Researchers demonstrated liquefied gas electrolytes, which can lead to non-flammable lithium-ion batteries in the future. (Image Credit: Baharak Sayahpour)
Energy storage advancements must progress to meet society's growing demand for electrical power. Achieving a zero-emissions world generally requires improved lithium-ion batteries, increasing their energy density, safety, temperature resilience, and environmental sustainability. Researchers at the Pritzker School of Molecular Engineering recently unveiled liquefied gas electrolytes capable of providing those four properties. This work could lead to fire-extinguishing, top-of-the-line batteries that can be developed at scale.
"In 2017, a team of UC San Diego nanoengineers discovered hydrofluorocarbon molecules that are gasses at room temperature and will liquefy under a certain pressure," Yijie Yin, the paper's first co-author, said. "They then invented a new type of electrolyte, which is called 'Liquefied Gas Electrolyte' (LGE)."
"The liquefied gas electrolyte greatly broadens the choice of electrolyte solvent molecules. The screened fluoromethane and difluoromethane small molecules have a low melting point, fast kinetics, and wide voltage window. With the combination of co-solvents, these characteristics make these liquefied gas electrolytes exhibit excellent low-temperature performance (< -60°C), Li metal Coulombic efficiency (>99.8%), and high performance of high-voltage cathodes," the researchers wrote.
Unfortunately, the LGF electrolyte still needs work due to the molecule's high vapor pressure and flammable quality. This still makes it unsafe and can pose a hazard to the environment.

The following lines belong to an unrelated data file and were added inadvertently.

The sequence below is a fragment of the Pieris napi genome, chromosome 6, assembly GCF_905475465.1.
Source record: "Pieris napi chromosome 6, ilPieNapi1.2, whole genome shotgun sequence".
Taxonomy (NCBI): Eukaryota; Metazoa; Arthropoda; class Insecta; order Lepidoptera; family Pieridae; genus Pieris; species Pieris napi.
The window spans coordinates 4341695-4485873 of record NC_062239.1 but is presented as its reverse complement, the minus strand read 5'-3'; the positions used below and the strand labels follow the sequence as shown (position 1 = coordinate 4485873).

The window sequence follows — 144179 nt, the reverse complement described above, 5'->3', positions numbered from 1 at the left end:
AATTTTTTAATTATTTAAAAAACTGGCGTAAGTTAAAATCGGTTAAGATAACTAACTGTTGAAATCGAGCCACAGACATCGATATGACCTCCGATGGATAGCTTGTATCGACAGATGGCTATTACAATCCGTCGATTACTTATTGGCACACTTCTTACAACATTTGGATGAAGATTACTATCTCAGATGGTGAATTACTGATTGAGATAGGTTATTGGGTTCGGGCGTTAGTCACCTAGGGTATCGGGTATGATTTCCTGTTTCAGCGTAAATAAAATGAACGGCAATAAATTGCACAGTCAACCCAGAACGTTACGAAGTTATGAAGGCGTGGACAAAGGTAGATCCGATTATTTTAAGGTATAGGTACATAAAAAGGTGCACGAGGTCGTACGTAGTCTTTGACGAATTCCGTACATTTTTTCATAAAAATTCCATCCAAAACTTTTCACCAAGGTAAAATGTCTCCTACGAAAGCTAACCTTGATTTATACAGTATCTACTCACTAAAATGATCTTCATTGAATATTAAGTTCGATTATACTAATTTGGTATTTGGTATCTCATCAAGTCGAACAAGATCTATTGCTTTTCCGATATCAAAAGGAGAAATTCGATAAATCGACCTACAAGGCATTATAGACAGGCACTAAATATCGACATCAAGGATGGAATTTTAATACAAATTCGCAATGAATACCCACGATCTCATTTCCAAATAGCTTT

Yin said he wanted to apply dimethyl ether (Me2O) in place of the strong solvating power liquid co-solvents. "As a gas molecule, Me2O can only be used in liquefied gas," said Yin. "It may only work under the pressurized system, and it may provide better lithium metal interface and stability while maintaining fast kinetics."
"If we continue to use the current FM and DFM weakly solvated solvents, the existing high-pressure and flammability shortcomings will not be changed," Yang, a nanoengineering Ph.D. student at UC San Diego, said. "Instead, we should work on searching for molecules with increased fluorinated carbon bonding."
To discover fluorinated molecules with longer carbon chains, they turned to the fluoromethane's structure while also ensuring the liquefied gasses still had a low melting point, low viscosity, and certain polarity. With all that in mind, the two decided to try out 1,1,2 tetrafluoroethane (TFE) and pentafluoroethane pentafluoroethane (PFE).
More surprisingly, both molecules are found in some fire extinguishers. Therefore, these molecules have anti-flammable and fire-extinguishing properties.
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